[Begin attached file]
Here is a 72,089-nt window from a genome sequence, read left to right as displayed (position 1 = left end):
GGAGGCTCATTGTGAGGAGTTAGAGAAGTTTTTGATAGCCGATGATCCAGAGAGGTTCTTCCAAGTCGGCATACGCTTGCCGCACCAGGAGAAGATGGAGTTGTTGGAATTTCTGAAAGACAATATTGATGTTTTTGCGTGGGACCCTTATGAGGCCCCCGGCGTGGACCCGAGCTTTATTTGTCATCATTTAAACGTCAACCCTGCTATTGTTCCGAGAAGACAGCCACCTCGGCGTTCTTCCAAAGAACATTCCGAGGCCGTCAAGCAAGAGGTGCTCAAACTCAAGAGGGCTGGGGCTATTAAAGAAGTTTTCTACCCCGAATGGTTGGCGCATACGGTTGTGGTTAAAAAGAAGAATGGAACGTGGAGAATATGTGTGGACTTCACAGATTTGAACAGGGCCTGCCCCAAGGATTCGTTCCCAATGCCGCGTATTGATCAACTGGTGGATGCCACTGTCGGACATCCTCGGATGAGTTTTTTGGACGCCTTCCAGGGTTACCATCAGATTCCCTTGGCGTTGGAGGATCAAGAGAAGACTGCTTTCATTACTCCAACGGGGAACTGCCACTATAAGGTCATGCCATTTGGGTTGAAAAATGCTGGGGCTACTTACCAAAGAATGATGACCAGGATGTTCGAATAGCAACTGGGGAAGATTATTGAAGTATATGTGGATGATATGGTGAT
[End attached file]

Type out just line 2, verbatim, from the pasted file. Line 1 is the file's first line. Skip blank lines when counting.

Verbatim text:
GGAGGCTCATTGTGAGGAGTTAGAGAAGTTTTTGATAGCCGATGATCCAGAGAGGTTCTTCCAAGTCGGCATACGCTTGCCGCACCAGGAGAAGATGGAGTTGTTGGAATTTCTGAAAGACAATATTGATGTTTTTGCGTGGGACCCTTATGAGGCCCCCGGCGTGGACCCGAGCTTTATTTGTCATCATTTAAACGTCAACCCTGCTATTGTTCCGAGAAGACAGCCACCTCGGCGTTCTTCCAAAGAACATTCCGAGGCCGTCAAGCAAGAGGTGCTCAAACTCAAGAGGGCTGGGGCTATTAAAGAAGTTTTCTACCCCGAATGGTTGGCGCATACGGTTGTGGTTAAAAAGAAGAATGGAACGTGGAGAATATGTGTGGACTTCACAGATTTGAACAGGGCCTGCCCCAAGGATTCGTTCCCAATGCCGCGTATTGATCAACTGGTGGATGCCACTGTCGGACATCCTCGGATGAGTTTTTTGGACGCCTTCCAGGGTTACCATCAGATTCCCTTGGCGTTGGAGGATCAAGAGAAGACTGCTTTCATTACTCCAACGGGGAACTGCCACTATAAGGTCATGCCATTTGGGTTGAAAAATGCTGGGGCTACTTACCAAAGAATGATGACCAGGATGTTCGAATAGCAACTGGGGAAGATTATTGAAGTATATGTGGATGATATGGTGAT